data and to extend the estimation of thickness over all the CASI pixels. That data fusion procedure
was shown to be consistent with the optical model over a polluted water area including a thin layer
of oil, and allowed computation of very high spatial resolution (1 metre) thickness distribution
maps. The maps were used to estimate the volume of the spilled oil. In order to show all the data
processing steps, a demonstrator has been developed, starting from raw CASI-2 and FLS-AU data
integration and fusion up to the visualisation of high spatial resolution oil thickness maps and oil
pollution quantitative results.
The whole operational aspects of the campaign are described in (11), the principle of sensor op-
eration and data processing chains are described in (12). This paper is more focused on the con-
sideration of combined operational use of two sensors. The potentials and the limits of the whole
approach are discussed and recommendations are made for the combined use of passive and
active hyperspectral sensors as a reliable observation mean for supporting operational recovering
operations at sea.
DATA ACQUISITION AND PROCESSING
The joint use of two sensors implies to consider the limitations of both. For a single CASI data ac-
quisition, the flight altitude should be maximised in order to reach the maximum swath if the mete-
orological conditions are adequate. In the present case, the flight altitude was limited by the maxi-
mal possible flight altitude of the FLS-AU, which is 500 m (approx. 1500 ft). The speed of the ac-
quisition should be minimised in order to acquire the maximum amount of data. The minimum
speed, however, is limited by the capabilities of the platform. Using a Cessna 404, it is fixed at
100 kn to avoid turbulences. The compromised operational specs were used to provide data gath-
ered by both sensors. Figure1 shows the operational schematics for two sensors.
Figure 1a: Schematics of the CASI operation.
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Figure 1b: Schematics of the FLS-lidar operation.
Considering the above-mentioned flight parameters, the CASI-2 was configured to operate with 18
equally distributed spectral channels over the spectral range of 400-1000 nm at a spectral resolu-
tion of 30 nm. The swath on the sea surface had a width of 380 m and spatial resolution of 1 m.
Raw CASI data were calibrated into radiance units, geometrically corrected and geo-referenced by
INS/dGPS data. Across-track illumination corrections were performed, and a mosaic of flight lines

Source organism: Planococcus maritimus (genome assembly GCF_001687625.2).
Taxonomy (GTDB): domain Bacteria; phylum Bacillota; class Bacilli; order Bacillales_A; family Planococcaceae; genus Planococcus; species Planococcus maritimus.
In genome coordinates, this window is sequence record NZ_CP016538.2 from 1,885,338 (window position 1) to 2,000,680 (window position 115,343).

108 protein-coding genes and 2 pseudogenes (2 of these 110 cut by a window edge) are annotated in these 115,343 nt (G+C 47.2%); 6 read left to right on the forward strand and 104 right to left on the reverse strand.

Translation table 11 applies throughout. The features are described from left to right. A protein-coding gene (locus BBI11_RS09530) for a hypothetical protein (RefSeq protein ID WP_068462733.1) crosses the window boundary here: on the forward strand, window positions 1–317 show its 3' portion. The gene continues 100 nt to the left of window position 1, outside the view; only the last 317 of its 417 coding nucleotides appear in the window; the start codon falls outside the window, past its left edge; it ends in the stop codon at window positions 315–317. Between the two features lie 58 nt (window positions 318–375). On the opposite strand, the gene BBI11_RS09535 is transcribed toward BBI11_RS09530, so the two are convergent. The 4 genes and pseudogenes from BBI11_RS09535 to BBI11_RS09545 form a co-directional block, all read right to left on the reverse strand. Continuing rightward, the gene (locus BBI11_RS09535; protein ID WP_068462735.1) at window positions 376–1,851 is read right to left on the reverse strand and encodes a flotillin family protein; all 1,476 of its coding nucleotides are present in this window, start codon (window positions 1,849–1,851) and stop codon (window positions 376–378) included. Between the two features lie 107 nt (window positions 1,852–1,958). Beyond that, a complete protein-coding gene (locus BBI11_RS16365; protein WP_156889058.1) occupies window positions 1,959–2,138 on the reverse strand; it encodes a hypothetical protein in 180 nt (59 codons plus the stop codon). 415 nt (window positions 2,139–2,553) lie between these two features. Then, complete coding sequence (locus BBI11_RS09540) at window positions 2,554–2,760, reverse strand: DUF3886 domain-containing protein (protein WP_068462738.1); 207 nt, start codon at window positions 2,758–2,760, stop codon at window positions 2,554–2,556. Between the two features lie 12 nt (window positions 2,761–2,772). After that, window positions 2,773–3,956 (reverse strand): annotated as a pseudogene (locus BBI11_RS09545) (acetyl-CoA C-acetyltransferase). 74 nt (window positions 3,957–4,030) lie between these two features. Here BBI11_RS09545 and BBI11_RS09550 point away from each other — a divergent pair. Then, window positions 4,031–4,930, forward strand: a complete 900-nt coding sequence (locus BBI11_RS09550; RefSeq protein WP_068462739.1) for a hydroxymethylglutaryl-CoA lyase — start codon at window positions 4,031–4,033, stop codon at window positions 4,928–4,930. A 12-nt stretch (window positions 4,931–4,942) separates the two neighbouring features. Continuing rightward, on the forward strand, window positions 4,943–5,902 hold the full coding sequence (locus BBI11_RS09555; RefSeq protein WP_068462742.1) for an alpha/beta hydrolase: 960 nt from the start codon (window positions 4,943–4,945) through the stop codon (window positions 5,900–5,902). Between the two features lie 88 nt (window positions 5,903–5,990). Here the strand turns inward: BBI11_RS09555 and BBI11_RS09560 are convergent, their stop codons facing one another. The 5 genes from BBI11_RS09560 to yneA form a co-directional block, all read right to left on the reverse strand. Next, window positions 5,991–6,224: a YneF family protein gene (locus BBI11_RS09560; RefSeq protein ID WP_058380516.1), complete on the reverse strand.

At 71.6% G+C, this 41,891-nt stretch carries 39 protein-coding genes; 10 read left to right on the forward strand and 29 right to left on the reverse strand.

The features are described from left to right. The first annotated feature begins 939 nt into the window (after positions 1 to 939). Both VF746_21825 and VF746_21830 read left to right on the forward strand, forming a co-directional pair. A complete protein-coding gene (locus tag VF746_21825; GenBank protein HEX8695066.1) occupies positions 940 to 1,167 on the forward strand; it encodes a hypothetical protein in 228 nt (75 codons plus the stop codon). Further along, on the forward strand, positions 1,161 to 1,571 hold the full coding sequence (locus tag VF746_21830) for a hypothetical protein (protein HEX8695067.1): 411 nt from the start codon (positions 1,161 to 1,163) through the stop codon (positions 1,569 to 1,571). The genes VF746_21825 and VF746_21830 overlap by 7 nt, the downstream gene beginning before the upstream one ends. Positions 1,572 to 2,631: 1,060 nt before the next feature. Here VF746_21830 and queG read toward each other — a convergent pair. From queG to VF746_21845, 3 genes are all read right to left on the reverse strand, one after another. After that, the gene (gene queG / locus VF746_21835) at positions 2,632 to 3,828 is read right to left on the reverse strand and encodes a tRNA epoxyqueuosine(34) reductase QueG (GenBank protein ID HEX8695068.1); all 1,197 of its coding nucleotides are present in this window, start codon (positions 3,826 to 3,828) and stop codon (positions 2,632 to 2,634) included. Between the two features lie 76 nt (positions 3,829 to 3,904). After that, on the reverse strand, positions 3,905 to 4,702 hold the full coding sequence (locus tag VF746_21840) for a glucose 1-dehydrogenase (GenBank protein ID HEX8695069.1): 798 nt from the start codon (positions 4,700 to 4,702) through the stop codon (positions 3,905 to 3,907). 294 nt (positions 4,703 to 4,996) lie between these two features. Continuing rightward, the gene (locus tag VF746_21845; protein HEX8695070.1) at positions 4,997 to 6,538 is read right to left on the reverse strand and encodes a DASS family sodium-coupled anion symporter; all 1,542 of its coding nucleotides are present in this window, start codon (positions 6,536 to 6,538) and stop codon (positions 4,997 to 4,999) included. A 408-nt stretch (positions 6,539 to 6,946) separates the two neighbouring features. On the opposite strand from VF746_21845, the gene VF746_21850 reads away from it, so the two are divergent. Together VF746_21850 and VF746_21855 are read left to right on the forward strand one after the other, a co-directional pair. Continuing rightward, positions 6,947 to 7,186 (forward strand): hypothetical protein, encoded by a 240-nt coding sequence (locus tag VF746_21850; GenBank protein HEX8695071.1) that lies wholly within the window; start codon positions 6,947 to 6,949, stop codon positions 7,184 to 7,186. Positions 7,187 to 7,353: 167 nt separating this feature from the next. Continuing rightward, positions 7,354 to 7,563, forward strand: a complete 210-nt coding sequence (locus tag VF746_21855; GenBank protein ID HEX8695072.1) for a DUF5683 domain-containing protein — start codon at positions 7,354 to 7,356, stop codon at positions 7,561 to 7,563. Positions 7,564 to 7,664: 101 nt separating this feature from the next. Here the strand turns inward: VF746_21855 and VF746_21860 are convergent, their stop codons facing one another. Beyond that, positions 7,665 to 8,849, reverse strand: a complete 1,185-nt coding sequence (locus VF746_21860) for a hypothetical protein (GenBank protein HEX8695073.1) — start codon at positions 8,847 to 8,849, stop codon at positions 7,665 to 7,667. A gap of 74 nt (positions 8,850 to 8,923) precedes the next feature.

was built. Figure 2 shows examples of CASI spectra recorded over clear water, thin and thick oil
films, during the DEPOL04 experiment.
Figure 2: (a) Radiances L(λ) as observed by CASI from clear water and oil polluted surfaces;
(b) “Spectral rotation” as observed on “lightness-free” CASI spectra from different oil films.
The DEPOL04 experiment has shown that the global radiation reflected by an oil polluted surface
is higher than the radiation reflected by surrounding clear water because of higher specular reflec-
tion on the oil film surface (Figure 2a). The computation of “lightness-free” radiance S(λ) was used
to take into account the intra-slick intrinsic spectral variability. CASI experiments over the slicks
spilled from the PRESTIGE tanker in 2002, as well as the current DEPOL04 experiment demon-
strated that the spectral behaviour of S(λ) depends on the oil film thickness: when the oil layer be-
comes thicker, the radiance decreases in the blue and increases in the near infrared part of the
electromagnetic spectrum, leading to the so-called “spectral rotation” around 600 nm as a function
of oil thickness (Figure 2b).
A 3-parameter model called “ALS” has been developed for CASI data processing (12). First, a
standard three-layer optical model including air, a thin layer of oil, and water is used to relate the
reflectance above the water surface to the thickness of the oil layer. This optical model, completed
by spectroscopic measurements of direct solar radiance on the slick measured onboard the boat,
EARSeL eProceedings 5, 1/2006 123
is used in conjunction for the simulation of the signal reaching the sensor as a function of the
thickness of the oil layer, in the whole spectral range of CASI-2 data. A procedure for the inversion
of the model is built in order to compute, from the CASI-2 data, a parameter called A which is pro-
portional to the oil thickness. The linear coefficient relating A to the thickness is a function of the
diffractive index of water and oil and therefore remains unknown. In order to take also into account
the specular reflexion on the slick surface, as well as the “saturation variability” induced by the